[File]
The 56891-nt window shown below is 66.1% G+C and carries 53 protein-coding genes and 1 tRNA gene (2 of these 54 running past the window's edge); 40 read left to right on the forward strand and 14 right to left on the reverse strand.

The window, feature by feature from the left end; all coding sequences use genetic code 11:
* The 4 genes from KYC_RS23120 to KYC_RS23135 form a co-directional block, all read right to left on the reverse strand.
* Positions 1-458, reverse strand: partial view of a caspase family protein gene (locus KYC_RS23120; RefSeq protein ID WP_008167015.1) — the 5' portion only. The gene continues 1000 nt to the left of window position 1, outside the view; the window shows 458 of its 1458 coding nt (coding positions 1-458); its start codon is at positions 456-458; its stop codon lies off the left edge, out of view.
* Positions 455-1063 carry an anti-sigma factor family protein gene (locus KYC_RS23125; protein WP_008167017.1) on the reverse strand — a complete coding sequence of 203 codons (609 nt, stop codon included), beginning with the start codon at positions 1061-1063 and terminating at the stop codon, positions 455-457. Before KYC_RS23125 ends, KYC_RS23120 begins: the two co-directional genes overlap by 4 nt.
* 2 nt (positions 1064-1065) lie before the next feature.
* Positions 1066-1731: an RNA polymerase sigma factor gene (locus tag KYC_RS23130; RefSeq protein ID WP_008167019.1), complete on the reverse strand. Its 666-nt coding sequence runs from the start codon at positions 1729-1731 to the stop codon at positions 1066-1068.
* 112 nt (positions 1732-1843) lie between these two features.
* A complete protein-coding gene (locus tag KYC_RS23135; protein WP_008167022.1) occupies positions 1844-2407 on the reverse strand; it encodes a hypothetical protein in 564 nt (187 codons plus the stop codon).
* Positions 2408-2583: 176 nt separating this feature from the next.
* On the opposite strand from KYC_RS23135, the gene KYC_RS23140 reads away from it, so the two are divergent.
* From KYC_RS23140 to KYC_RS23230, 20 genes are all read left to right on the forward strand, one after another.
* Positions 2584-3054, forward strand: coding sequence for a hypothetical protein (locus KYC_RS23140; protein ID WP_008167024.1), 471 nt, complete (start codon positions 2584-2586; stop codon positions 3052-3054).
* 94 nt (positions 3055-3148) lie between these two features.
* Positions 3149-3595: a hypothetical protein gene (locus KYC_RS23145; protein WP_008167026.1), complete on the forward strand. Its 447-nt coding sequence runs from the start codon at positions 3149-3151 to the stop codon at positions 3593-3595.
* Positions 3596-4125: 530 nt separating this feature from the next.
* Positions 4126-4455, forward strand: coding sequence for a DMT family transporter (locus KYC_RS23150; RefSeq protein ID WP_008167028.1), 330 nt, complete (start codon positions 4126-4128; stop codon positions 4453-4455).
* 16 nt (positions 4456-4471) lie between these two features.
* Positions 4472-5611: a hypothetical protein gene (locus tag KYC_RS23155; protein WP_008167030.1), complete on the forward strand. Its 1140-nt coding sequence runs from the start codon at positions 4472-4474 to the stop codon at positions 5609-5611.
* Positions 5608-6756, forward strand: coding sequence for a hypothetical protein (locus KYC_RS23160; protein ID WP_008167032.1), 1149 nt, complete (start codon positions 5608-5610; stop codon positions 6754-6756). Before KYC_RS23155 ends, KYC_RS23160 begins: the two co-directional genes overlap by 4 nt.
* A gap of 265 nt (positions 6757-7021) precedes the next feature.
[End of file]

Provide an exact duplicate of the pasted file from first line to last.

The 56891-nt window shown below is 66.1% G+C and carries 53 protein-coding genes and 1 tRNA gene (2 of these 54 running past the window's edge); 40 read left to right on the forward strand and 14 right to left on the reverse strand.

The window, feature by feature from the left end; all coding sequences use genetic code 11:
* The 4 genes from KYC_RS23120 to KYC_RS23135 form a co-directional block, all read right to left on the reverse strand.
* Positions 1-458, reverse strand: partial view of a caspase family protein gene (locus KYC_RS23120; RefSeq protein ID WP_008167015.1) — the 5' portion only. The gene continues 1000 nt to the left of window position 1, outside the view; the window shows 458 of its 1458 coding nt (coding positions 1-458); its start codon is at positions 456-458; its stop codon lies off the left edge, out of view.
* Positions 455-1063 carry an anti-sigma factor family protein gene (locus KYC_RS23125; protein WP_008167017.1) on the reverse strand — a complete coding sequence of 203 codons (609 nt, stop codon included), beginning with the start codon at positions 1061-1063 and terminating at the stop codon, positions 455-457. Before KYC_RS23125 ends, KYC_RS23120 begins: the two co-directional genes overlap by 4 nt.
* 2 nt (positions 1064-1065) lie before the next feature.
* Positions 1066-1731: an RNA polymerase sigma factor gene (locus tag KYC_RS23130; RefSeq protein ID WP_008167019.1), complete on the reverse strand. Its 666-nt coding sequence runs from the start codon at positions 1729-1731 to the stop codon at positions 1066-1068.
* 112 nt (positions 1732-1843) lie between these two features.
* A complete protein-coding gene (locus tag KYC_RS23135; protein WP_008167022.1) occupies positions 1844-2407 on the reverse strand; it encodes a hypothetical protein in 564 nt (187 codons plus the stop codon).
* Positions 2408-2583: 176 nt separating this feature from the next.
* On the opposite strand from KYC_RS23135, the gene KYC_RS23140 reads away from it, so the two are divergent.
* From KYC_RS23140 to KYC_RS23230, 20 genes are all read left to right on the forward strand, one after another.
* Positions 2584-3054, forward strand: coding sequence for a hypothetical protein (locus KYC_RS23140; protein ID WP_008167024.1), 471 nt, complete (start codon positions 2584-2586; stop codon positions 3052-3054).
* 94 nt (positions 3055-3148) lie between these two features.
* Positions 3149-3595: a hypothetical protein gene (locus KYC_RS23145; protein WP_008167026.1), complete on the forward strand. Its 447-nt coding sequence runs from the start codon at positions 3149-3151 to the stop codon at positions 3593-3595.
* Positions 3596-4125: 530 nt separating this feature from the next.
* Positions 4126-4455, forward strand: coding sequence for a DMT family transporter (locus KYC_RS23150; RefSeq protein ID WP_008167028.1), 330 nt, complete (start codon positions 4126-4128; stop codon positions 4453-4455).
* 16 nt (positions 4456-4471) lie between these two features.
* Positions 4472-5611: a hypothetical protein gene (locus tag KYC_RS23155; protein WP_008167030.1), complete on the forward strand. Its 1140-nt coding sequence runs from the start codon at positions 4472-4474 to the stop codon at positions 5609-5611.
* Positions 5608-6756, forward strand: coding sequence for a hypothetical protein (locus KYC_RS23160; protein ID WP_008167032.1), 1149 nt, complete (start codon positions 5608-5610; stop codon positions 6754-6756). Before KYC_RS23155 ends, KYC_RS23160 begins: the two co-directional genes overlap by 4 nt.
* A gap of 265 nt (positions 6757-7021) precedes the next feature.